icus from any locality so far to the southeast as York Factory. In 1947, however, Mr. G. W. Malaher, director of the Game and Fisheries Branch in Manitoba, informed me that during the previous couple of winters the animals had ranged southward on a broad front to the latitude of Oxford House, where they had not been known for 40 or 45 years. It was surmised that the recent burning of large areas north of The Pas, resulting in the destruction of the Caribou's normal winter food of lichens, had deflected the animals toward the southeast and had caused them to extend their migration beyond its normal limit. The Split Lake band of Indians (on the Nelson River) were said to have killed 4,000 Caribou during the winter of 1946-47, and to have used half of them for dog feed.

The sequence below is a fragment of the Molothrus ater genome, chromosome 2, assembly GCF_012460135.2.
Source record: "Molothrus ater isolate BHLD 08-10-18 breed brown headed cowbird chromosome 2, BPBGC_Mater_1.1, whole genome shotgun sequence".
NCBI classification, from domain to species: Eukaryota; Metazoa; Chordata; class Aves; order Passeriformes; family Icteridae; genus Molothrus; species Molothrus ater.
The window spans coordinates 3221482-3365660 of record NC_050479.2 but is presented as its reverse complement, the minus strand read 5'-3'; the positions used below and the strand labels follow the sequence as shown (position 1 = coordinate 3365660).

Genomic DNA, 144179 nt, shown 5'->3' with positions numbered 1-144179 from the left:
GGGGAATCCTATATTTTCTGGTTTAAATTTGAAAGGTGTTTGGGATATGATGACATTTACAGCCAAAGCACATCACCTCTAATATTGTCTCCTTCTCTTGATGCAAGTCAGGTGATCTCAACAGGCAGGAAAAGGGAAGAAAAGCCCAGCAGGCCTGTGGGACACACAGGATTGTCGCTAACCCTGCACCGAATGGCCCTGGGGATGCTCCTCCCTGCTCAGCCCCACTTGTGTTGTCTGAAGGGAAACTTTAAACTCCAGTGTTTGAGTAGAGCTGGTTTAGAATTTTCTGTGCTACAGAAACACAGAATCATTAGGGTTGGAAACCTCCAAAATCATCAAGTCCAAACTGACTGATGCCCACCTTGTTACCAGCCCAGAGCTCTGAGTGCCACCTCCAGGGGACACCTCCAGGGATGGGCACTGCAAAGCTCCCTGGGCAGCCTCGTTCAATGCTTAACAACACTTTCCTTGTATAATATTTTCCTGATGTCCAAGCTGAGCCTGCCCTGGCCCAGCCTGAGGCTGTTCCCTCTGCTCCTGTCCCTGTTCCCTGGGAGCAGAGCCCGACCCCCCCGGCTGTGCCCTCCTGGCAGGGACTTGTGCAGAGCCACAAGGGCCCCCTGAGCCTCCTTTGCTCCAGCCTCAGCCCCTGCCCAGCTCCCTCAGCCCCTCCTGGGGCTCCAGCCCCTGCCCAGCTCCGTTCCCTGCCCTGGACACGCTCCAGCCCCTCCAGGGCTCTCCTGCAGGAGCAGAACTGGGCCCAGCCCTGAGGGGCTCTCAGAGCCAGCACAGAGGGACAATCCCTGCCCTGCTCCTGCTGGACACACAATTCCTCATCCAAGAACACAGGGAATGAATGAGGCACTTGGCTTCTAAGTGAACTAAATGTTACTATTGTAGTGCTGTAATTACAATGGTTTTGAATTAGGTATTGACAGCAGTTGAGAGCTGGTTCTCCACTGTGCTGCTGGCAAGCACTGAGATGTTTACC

Arthur H. Lamont, in charge of the meteorological office at Fort Churchill, gave me information concerning Caribou that he had seen during a plane flight from that point to Edmonton on March 18, 1947. At midday he had sighted hun